WEEKI WACHEE –
There was no orchestra music playing in her head as she waited for the assistant director to call “action.”
Susan Backlinie, who was in the opening sequence of “Jaws,” meets with mermaid Rebecca Webster, 19, Thursday morning at Weeki Wachee Springs. Backlinie returned to the springs where she worked for thr
Steven Spielberg was not yet known by the general movie public.
She had hooks on her cut off blue jeans with ropes looping through them. Men were on either side of her pulling on the ropes to simulate the violent jerking associated with a shark attack.
For all she knew she had been cast in a B movie.
Susan Backlinie, a former Weeki Wachee mermaid, didn’t think she was taking part in something that would cause a sea change in the movie industry.
She just needed a job.
Backlinie acted in one of the most memorably suspenseful scenes in the past 40 years of American cinema.
Her character was the first one killed in “Jaws.”
There is the stunned Roy Scheider – who had just seen the great white shark for the first time – mutter to his crew, “I think we need a bigger boat.”
Then there’s Backlinie, who was pulled in multiple directions by an underwater predator no one in the audience could see.
Those are the two scenes singed into the memories of moviegoers during the summer of 1975.
Adjusted for inflation, “Jaws” remains the seventh-biggest blockbuster of all-time, ranking one notch behind “Titanic” and one ahead of “Doctor Zhivago.”
Backlinie, 64, who is now retired and living on a boat off the California coast with her husband, maintains a cult following. She attends conventions. She hears the same questions over and over, but she never grows tired of them.
She recalled having to twist Spielberg’s arm to let her do the part.
“He wanted an actress to do it,” said Backlinie, who signed on because she knew she had the swimming strength pull it off effectively.
She told Spielberg during their first meeting he should hire her.
“You need someone who can do the stunt work,” she said, recalling the conversation. “If you got someone who could do the acting and the stunts, you could film closer. You can sell it better.”
In retrospect, she laughs at the thought of telling the maker of “ET” and “Schindler’s List” how to do his job.
He listened. It radically changed both of their lives.
Spielberg, in a recent television documentary that also featured comments from Backlinie, said he didn’t realize until late in the film-making process that fewer scenes involving the shark actually ratcheted the suspense.
Backlinie, however, remembered a confident, competent director taking the reins of a daunting film.
“He had everything pretty well planned out,” she said.
Her part of the filming lasted nearly two weeks. She went out in the water at Martha’s Vineyard each morning for the first three or four hours of sunlight.
She usually made it back to her hotel room by 9 a.m.
“No one knew it was going to be a hit,” said Backlinie of the film. “It could’ve been a bomb.”
Being a Weeki Wachee mermaid
Backlinie’s daughter and grandson live in Brooksville.
She visited them this week and the family took in a mermaid show Thursday morning at Weeki Wachee Springs State Park.
The park’s marketing director, John Athanason, introduced her to the crowd of more than 400. He asked whether any of them could recognize a certain famous scene from a movie.
In less than two seconds, three people already had called out “Jaws.”
Following the show, several former and current mermaids shook Backlinie’s hand. She’s one of the most famous members of the 64-year-old sorority.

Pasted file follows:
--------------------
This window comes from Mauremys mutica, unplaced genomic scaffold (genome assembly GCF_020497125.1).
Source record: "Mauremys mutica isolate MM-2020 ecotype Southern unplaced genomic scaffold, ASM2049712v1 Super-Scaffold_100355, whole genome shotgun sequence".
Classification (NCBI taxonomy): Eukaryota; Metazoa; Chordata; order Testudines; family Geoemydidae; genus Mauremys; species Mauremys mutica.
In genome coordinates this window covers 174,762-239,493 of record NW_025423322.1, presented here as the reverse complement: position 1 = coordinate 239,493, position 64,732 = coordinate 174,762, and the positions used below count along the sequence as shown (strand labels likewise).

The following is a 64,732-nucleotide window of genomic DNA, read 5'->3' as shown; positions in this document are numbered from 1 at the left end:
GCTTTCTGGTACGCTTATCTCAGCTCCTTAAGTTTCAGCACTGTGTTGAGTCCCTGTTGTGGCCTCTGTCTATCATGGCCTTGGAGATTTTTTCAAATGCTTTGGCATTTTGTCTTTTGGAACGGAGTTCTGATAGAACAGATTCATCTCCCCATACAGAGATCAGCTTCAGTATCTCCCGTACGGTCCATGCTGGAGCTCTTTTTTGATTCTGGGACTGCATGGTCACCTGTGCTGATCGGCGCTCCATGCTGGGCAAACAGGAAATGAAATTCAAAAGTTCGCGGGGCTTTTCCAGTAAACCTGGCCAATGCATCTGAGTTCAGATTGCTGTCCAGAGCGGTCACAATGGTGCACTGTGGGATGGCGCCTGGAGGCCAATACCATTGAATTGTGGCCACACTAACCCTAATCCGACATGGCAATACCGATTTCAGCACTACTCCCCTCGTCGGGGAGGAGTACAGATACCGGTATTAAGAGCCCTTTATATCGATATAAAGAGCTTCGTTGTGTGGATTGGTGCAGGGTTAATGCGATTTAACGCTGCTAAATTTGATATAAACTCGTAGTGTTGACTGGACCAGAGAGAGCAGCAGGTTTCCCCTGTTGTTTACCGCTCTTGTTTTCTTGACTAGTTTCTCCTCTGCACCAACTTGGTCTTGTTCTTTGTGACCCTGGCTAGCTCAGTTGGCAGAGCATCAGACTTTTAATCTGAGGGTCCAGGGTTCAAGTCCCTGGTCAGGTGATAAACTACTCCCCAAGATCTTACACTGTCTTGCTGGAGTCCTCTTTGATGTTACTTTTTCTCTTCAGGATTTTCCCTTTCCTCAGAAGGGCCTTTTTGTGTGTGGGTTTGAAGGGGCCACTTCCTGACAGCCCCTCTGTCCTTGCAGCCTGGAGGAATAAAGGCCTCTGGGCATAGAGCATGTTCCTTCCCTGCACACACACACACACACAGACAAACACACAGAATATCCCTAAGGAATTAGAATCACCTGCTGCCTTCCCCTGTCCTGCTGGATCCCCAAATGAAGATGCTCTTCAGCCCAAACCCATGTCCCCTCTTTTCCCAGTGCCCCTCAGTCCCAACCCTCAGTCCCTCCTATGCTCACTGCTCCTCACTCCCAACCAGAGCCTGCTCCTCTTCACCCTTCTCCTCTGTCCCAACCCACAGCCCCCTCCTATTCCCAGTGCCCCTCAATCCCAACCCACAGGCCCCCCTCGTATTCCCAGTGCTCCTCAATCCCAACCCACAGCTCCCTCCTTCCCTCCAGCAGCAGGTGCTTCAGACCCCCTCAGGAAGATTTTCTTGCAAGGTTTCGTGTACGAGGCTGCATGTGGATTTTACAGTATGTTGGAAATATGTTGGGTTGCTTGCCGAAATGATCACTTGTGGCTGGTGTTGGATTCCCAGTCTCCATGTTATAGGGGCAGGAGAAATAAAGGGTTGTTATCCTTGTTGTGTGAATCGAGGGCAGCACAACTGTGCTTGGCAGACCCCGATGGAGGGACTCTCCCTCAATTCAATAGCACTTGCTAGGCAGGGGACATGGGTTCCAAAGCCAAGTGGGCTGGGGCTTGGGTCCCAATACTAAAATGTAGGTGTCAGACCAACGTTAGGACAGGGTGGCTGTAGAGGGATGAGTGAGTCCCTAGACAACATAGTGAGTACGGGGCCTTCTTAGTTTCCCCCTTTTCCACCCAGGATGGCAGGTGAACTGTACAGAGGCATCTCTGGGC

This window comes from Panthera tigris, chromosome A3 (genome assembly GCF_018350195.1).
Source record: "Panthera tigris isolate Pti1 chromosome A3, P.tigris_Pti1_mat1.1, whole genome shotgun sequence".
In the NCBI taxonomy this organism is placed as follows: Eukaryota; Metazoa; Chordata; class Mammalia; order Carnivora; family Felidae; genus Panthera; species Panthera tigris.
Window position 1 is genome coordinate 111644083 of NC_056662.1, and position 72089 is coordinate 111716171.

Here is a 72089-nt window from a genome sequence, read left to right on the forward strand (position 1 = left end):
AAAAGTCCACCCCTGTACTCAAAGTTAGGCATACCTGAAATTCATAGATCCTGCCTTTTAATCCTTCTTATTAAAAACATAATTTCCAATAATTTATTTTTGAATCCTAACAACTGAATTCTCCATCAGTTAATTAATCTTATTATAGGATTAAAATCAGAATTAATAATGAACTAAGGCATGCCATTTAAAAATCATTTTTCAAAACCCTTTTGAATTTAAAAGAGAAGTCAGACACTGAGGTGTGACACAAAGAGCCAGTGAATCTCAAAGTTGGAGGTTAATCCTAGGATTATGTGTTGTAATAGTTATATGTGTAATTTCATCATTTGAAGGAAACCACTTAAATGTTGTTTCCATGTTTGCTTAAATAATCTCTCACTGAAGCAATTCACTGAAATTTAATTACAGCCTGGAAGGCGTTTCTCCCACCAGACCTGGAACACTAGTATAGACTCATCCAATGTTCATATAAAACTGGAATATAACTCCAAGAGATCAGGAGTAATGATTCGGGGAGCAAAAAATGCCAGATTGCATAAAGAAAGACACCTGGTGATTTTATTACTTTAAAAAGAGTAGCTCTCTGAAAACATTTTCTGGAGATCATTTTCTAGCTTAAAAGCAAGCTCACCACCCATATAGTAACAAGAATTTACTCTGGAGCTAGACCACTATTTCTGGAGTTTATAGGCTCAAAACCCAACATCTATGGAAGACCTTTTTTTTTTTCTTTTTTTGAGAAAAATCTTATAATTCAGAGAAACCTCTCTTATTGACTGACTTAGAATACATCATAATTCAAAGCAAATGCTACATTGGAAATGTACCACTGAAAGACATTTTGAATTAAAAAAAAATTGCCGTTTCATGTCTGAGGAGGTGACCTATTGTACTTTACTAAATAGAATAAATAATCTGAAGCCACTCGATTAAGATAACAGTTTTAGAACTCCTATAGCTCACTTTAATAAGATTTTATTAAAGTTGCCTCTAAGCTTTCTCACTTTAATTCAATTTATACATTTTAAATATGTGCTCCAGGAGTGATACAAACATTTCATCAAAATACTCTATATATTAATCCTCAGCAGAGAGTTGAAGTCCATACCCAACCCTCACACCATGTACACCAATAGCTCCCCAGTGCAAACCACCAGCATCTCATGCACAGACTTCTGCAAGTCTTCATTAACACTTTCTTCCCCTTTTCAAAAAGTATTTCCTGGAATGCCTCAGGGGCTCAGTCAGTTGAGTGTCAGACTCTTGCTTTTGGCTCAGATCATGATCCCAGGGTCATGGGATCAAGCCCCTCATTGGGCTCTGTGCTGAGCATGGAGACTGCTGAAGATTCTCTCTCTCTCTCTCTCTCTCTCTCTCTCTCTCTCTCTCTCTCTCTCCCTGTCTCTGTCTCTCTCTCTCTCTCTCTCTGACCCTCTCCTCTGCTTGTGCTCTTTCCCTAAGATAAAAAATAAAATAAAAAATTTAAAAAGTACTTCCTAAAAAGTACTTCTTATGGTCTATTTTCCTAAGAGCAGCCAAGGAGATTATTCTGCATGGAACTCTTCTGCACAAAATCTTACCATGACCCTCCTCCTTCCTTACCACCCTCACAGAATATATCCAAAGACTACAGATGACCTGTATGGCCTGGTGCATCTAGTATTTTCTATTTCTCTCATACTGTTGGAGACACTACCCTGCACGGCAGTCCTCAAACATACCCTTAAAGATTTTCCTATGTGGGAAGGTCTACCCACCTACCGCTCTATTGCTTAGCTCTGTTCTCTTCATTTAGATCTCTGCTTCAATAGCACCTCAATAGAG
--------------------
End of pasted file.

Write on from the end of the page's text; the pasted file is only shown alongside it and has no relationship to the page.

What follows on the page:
“I never thought I’d get to meet you,” said a jubilant 19-year-old Rebecca Webster.
Backlinie swam at the park from 1965 to 1967.
At the time they mostly wore masks when they performed in front of an audience. Today, mermaids breathe into skinny, hand-held tubes.
The veteran diver and swimmer was in awe of what she was seeing.
“They are absolutely wonderful,” she said of the current mermaids. “To be able to do it without the masks … It’s amazing.”
The West Palm Beach native feels indebted to the park.
“If it weren’t for Weeki Wachee, I probably wouldn’t have gotten the job,” she said. “I remember doing a ballet leg in the movie, which of course I learned here.”
Even though Backlinie went on to act in more movies and serve as a water and animal stunt woman during the next two decades after “Jaws,” she still considers being a mermaid her favorite job.
“You know when you come out of school and you’re at that age and you don’t know what to do? That’s where I was,” she said.
She submitted an application at the park without her mother knowing. When her mother found out, she took it better than expected, but she still gave her a stern warning.
“You need to be out of this house,” Backlinie said, recalling the speech. “You need to be on your own.”
The hiring manager told her mother to tell Backlinie to bring a suitcase with her. He already knew the collegiate swimmer was good enough.
Working with Spielberg again
Four years after Spielberg’s breakthrough, Backlinie reunited with him.
She spoofed her scene in “Jaws” in another film, “1941,” starring John Belushi and Dan Ackroyd.
Backlinie spent a lot of time in the water during her young adult life. She’s lived mostly in Florida and California. That meant she was comfortable not having to wear a lot of clothes.
A Google search still brings up photos of her in scanty swimwear.
In “Jaws,” she wore cut-off jeans, wet suit bottoms and fins.
From the waist up, she wore nothing. Her character, after all, was attacked by a shark while skinny dipping.
Before Spielberg started filming the “1941” scene with Backlinie, he pulled her aside and gave her a warning.
“Be sure to watch how you turn,” the director joked. “You almost gave me an R rating last time.”